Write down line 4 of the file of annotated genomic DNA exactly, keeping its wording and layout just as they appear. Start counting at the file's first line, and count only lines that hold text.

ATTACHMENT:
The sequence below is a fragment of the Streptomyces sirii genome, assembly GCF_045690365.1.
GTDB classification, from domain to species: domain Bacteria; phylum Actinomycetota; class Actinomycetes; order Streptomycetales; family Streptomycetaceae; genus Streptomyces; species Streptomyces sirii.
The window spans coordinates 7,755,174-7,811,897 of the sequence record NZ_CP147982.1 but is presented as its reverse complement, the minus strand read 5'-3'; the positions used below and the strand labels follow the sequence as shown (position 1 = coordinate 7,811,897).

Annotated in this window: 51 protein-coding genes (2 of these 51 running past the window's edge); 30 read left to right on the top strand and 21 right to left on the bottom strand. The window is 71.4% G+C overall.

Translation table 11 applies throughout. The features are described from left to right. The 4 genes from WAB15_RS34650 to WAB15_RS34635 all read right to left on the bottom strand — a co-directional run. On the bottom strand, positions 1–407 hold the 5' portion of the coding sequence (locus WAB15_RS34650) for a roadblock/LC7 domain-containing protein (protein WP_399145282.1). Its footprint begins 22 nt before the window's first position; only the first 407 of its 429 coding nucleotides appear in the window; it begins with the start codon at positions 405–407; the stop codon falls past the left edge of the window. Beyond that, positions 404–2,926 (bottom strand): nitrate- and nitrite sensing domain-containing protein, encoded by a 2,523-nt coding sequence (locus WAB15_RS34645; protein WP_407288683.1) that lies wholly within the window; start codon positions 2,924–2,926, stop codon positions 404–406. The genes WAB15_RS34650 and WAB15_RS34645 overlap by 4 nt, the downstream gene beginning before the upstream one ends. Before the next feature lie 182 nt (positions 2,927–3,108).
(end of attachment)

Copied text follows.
Annotated in this window: 51 protein-coding genes (2 of these 51 running past the window's edge); 30 read left to right on the top strand and 21 right to left on the bottom strand. The window is 71.4% G+C overall.